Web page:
John Dizard writes at the Financial Times:
Fed policy could leave retirees broke after crisis.
A 5% yield on a $1m nest egg delivers $50,000 a year but the egg must be five time bigger to produce that at 1%...
At the present trajectory of Fed policy, the 10-year bond will be close to yielding zero per cent by election day in November. The Fed will be trying to defend the “zero lower bound”, a set of points on a yield curve just above negative interest rates, for short-term funding. But by the time the 10-year rate gets within 10 or 20 basis points of the ZLB, the curve is telling you that there is no reward for saving money for the long term.Dizard has a point but the real problem that will come for retirees is the price inflation just ahead because of manic money printing by the Federal Reserve. It is going to make life very tough for those on fixed incomes.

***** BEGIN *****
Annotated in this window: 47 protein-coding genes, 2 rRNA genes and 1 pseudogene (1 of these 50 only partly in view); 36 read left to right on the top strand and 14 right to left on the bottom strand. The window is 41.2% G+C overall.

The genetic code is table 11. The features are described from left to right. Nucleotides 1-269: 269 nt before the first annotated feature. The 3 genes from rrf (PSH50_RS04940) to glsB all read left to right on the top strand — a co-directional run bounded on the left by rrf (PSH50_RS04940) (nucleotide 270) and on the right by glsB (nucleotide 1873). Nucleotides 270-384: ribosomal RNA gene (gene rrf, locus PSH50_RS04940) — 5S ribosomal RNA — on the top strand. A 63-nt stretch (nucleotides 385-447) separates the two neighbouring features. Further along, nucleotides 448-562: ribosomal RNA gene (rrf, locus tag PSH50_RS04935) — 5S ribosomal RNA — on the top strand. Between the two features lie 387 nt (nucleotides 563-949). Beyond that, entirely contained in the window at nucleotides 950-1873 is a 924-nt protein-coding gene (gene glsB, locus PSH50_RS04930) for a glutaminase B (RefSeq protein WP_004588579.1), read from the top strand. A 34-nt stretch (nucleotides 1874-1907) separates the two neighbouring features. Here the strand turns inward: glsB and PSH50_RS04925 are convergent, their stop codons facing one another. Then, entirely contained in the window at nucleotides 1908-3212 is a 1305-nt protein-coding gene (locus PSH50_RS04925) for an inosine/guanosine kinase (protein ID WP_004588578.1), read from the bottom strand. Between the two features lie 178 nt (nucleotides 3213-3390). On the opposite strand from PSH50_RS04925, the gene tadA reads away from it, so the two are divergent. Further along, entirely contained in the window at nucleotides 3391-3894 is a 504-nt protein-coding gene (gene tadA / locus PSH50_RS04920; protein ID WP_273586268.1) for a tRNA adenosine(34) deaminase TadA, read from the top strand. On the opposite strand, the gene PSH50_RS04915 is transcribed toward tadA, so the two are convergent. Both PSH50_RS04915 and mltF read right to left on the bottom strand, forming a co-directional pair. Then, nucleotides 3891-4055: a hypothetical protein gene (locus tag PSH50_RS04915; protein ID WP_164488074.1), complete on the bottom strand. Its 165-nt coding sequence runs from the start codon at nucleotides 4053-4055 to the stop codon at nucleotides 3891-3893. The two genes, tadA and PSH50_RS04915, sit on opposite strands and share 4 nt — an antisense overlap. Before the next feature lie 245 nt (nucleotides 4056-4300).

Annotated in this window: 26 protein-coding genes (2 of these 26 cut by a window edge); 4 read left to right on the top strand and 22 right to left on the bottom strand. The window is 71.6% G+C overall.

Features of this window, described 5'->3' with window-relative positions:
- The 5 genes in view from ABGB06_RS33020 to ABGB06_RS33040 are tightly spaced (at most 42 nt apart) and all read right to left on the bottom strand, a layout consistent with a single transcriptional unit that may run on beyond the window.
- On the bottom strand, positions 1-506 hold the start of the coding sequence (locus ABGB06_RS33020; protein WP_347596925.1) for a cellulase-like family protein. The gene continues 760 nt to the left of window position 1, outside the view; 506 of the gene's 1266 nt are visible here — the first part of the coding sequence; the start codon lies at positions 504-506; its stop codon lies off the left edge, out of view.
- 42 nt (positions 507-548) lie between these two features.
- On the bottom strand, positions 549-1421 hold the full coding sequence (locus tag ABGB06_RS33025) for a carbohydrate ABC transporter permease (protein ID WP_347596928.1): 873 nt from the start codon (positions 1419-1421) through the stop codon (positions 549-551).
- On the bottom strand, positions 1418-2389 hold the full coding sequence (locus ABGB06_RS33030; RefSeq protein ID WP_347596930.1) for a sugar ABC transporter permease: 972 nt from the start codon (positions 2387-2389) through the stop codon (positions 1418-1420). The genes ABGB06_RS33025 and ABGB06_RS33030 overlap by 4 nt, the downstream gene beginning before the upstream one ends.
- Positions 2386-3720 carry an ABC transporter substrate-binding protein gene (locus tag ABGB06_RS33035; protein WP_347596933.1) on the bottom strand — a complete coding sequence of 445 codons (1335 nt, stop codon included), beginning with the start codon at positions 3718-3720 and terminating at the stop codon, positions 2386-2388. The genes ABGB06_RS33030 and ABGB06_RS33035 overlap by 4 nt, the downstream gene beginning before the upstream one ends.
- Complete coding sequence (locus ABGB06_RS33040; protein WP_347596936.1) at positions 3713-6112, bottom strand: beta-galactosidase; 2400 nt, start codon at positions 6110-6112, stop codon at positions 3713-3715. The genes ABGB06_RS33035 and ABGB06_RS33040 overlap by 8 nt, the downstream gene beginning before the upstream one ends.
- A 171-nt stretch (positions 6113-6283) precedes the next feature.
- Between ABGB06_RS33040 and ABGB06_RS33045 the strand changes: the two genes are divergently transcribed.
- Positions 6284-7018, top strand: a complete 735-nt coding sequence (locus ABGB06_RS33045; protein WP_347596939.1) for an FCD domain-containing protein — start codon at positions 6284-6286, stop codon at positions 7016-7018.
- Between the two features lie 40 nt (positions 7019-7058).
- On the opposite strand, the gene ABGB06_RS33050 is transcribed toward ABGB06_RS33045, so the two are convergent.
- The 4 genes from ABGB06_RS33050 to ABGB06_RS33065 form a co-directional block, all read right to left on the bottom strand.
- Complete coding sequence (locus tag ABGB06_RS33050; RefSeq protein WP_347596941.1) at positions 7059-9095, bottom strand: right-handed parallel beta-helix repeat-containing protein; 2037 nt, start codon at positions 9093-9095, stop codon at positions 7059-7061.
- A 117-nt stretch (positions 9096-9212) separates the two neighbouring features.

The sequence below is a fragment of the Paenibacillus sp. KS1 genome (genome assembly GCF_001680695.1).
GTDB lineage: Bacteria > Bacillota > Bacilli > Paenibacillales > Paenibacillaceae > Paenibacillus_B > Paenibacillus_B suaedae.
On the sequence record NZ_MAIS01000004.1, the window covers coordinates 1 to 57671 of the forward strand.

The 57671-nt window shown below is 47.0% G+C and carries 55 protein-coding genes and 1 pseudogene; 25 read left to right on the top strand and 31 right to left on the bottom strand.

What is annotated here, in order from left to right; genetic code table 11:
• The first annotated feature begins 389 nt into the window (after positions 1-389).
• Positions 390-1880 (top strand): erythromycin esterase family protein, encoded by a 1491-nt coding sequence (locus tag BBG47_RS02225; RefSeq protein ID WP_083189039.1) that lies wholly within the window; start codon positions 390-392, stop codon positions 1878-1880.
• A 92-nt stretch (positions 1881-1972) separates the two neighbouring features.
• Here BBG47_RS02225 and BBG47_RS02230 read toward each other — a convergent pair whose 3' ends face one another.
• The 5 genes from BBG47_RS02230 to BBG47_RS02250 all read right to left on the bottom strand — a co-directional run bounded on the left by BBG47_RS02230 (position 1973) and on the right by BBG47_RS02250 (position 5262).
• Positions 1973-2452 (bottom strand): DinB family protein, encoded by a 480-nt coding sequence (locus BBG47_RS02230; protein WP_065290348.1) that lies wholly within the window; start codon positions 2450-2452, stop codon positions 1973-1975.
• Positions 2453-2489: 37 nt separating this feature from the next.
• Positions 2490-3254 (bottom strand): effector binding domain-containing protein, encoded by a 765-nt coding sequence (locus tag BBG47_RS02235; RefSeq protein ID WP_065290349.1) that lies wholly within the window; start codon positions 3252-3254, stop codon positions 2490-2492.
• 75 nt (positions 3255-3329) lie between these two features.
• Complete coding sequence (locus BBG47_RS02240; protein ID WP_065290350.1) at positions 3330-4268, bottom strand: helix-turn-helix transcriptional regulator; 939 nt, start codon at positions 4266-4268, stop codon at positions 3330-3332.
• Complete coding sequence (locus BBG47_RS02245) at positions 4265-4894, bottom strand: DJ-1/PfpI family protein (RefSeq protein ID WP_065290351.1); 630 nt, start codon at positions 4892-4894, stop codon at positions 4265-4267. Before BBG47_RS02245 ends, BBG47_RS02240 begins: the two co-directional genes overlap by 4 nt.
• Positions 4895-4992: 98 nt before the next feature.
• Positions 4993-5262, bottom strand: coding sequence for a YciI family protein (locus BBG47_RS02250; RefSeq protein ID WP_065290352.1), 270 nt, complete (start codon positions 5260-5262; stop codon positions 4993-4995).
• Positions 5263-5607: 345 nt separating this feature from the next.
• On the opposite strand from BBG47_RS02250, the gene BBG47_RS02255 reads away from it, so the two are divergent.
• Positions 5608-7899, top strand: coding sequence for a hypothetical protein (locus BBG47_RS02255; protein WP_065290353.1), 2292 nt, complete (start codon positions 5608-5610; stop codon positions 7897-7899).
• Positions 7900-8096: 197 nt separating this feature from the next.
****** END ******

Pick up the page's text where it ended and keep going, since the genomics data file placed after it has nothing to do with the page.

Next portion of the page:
At that point, which by simple extrapolation comes in three months or so, fixed income investors will frantically chase yield from anywhere available. That is already happening...This is about desperation, not high spirits.
Eventually, because of the inflation, the Fed will allow rates to climb a bit but it won't be enough to counter the inflation.
What the Fed is currently doing is completely irresponsible and is going to be most damaging to those on fixed incomes (COLAs won't adjust fast enough) and those who work at jobs where wages are relatively sticky.